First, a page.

San Francisco Controller Ben Rosenfield proposed legislation Monday that would require the city to maintain a minimum general-fund balance and to create a new budget-stabilization reserve that would augment the city’s rainy-day fund.

Fitch Ratings lowered its outlook on the city’s AA-minus general obligation bonds to negative from stable last month, citing low reserves. The city closed a general fund deficit of $438 million, or 18% of expenditures, this fiscal year with one-time solutions, including spending reserves. The city had $123 million of reserves at the beginning of this year and expects to draw that down to $50 million by year end. Its deficit is expected to grow to $522 million in fiscal 2011.

“If the city does not have a plan to rebuild reserves, financial markets are likely to downgrade the city’s bond ratings, which could substantially increase the city’s costs on any future issuances of debt, reducing the amount of important capital improvement projects the city can afford,” Rosenfield said.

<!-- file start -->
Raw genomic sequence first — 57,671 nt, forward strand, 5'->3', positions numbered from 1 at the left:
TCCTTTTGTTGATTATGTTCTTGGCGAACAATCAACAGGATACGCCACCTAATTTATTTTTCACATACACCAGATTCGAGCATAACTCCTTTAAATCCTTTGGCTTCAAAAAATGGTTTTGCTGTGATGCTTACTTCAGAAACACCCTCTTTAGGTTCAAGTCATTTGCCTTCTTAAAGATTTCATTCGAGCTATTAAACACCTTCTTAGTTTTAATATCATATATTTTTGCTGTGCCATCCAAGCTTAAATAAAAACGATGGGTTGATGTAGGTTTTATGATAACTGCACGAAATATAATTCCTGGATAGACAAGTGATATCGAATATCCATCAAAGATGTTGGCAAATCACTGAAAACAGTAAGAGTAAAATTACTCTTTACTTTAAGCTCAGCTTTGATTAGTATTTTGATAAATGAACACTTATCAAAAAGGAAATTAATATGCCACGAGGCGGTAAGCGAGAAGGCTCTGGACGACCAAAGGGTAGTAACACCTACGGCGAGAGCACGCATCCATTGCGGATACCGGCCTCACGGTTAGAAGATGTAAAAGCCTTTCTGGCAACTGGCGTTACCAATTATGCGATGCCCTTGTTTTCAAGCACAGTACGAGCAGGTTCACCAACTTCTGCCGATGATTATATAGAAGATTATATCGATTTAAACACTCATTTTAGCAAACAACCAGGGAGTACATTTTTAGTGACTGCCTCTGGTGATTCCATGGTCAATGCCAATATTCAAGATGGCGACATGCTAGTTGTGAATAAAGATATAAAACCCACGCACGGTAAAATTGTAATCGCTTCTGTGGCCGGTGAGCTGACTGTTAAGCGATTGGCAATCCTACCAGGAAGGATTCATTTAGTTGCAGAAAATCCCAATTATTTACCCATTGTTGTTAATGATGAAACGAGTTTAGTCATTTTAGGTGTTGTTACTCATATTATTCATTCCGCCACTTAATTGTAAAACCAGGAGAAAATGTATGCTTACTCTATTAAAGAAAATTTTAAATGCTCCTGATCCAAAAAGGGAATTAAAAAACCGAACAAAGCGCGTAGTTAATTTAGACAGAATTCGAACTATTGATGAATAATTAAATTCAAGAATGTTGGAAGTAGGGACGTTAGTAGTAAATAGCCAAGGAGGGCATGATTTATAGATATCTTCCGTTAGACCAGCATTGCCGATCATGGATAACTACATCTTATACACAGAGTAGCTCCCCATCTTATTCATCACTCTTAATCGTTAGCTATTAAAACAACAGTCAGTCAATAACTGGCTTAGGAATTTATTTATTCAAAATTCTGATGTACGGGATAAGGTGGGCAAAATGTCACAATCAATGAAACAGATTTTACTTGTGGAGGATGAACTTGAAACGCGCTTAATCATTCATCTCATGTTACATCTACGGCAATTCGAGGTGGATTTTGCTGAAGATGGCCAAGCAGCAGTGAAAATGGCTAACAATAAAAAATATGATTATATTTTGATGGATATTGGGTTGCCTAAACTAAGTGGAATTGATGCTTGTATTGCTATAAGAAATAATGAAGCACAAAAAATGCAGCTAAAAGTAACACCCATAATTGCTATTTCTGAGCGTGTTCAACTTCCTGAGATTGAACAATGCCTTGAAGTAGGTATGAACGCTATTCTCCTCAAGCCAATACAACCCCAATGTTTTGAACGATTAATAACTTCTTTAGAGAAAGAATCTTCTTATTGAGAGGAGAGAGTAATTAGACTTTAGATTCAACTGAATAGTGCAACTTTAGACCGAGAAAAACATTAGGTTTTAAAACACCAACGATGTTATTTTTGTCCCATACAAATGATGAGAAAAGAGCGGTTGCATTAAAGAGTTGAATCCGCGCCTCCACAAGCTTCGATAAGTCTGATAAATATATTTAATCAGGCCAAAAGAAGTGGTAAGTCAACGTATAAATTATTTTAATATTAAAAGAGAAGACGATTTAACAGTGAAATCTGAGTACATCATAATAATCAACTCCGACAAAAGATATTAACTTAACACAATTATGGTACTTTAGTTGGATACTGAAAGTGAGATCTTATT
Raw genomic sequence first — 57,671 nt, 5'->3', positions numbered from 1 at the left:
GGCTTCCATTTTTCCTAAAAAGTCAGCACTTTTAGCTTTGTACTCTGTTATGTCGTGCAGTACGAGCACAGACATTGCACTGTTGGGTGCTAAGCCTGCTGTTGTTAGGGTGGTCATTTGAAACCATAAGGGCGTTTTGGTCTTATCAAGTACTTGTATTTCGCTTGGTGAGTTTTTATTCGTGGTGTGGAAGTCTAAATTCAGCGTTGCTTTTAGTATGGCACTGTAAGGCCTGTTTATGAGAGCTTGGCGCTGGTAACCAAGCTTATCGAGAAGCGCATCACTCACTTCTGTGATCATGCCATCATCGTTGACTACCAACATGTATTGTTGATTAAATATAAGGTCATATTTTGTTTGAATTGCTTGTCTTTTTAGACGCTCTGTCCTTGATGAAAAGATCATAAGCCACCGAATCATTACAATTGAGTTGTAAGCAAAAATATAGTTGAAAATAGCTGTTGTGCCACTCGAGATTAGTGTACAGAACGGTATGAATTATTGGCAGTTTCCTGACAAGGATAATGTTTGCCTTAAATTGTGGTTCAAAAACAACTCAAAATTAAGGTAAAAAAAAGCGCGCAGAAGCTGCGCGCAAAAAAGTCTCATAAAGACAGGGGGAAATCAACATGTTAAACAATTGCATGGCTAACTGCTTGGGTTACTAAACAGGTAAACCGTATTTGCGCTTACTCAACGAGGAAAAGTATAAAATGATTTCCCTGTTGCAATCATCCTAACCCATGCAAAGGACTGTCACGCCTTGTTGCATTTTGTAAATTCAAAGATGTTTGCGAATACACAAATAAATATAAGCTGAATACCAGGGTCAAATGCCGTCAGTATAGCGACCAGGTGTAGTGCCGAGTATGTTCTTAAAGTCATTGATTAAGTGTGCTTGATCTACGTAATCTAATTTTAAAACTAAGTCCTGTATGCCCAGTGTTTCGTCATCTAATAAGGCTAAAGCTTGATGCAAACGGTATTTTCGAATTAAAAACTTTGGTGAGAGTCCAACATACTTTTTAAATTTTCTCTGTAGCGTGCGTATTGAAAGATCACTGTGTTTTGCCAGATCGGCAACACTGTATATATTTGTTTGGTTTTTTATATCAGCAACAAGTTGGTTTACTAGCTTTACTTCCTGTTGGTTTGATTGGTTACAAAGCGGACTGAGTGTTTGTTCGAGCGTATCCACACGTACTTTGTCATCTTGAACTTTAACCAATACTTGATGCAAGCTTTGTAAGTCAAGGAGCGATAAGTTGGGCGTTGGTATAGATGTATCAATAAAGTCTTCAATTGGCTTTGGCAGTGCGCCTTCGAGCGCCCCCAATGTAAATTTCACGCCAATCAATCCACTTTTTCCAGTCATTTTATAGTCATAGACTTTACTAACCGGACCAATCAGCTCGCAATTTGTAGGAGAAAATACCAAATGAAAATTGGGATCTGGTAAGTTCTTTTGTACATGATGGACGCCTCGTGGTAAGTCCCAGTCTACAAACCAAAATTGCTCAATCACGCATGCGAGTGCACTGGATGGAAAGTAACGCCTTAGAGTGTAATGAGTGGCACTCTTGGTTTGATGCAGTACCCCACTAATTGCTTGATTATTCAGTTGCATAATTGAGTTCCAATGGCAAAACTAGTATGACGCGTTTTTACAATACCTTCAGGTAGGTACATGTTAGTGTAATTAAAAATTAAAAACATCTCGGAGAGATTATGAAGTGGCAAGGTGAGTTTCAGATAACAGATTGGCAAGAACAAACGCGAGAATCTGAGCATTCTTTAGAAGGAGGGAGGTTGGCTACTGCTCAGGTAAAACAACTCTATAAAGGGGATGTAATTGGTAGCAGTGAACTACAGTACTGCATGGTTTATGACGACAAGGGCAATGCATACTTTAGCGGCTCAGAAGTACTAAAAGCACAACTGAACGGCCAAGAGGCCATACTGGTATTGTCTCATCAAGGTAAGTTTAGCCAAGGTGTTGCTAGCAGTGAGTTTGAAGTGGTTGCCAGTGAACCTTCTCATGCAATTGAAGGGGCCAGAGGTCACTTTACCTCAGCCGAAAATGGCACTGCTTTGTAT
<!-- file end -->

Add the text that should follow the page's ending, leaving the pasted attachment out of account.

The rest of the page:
His plan calls for San Francisco to maintain a minimum general fund balance of 2% of revenues and to rebuild that balance between now and fiscal 2016. The fund would buffer the city against regular shortfalls in revenues and overspending.

Rosenfield would also create a new budget stabilization reserve to augment the rainy-day fund in buffering the budget against economic downturns. The new fund would be funded by capturing surges in volatile revenue streams, such as the real-estate transfer tax, during boom years.

He would dedicate 75% of revenues above the five-year average to the new reserve. The stabilization fund would build until the combined balance of the stabilization reserve and rainy-day fund reached 10% of general fund revenue.

The new financial policies must be approved by a two-thirds majority of the Board of Supervisors and Mayor Gavin Newsom to become law. Newsom praised the proposals.

“These policies will ensure that during periods of boom or bust, San Francisco’s budget remains stable,” he said.

The board has 60 days to decide whether to approve the measures.

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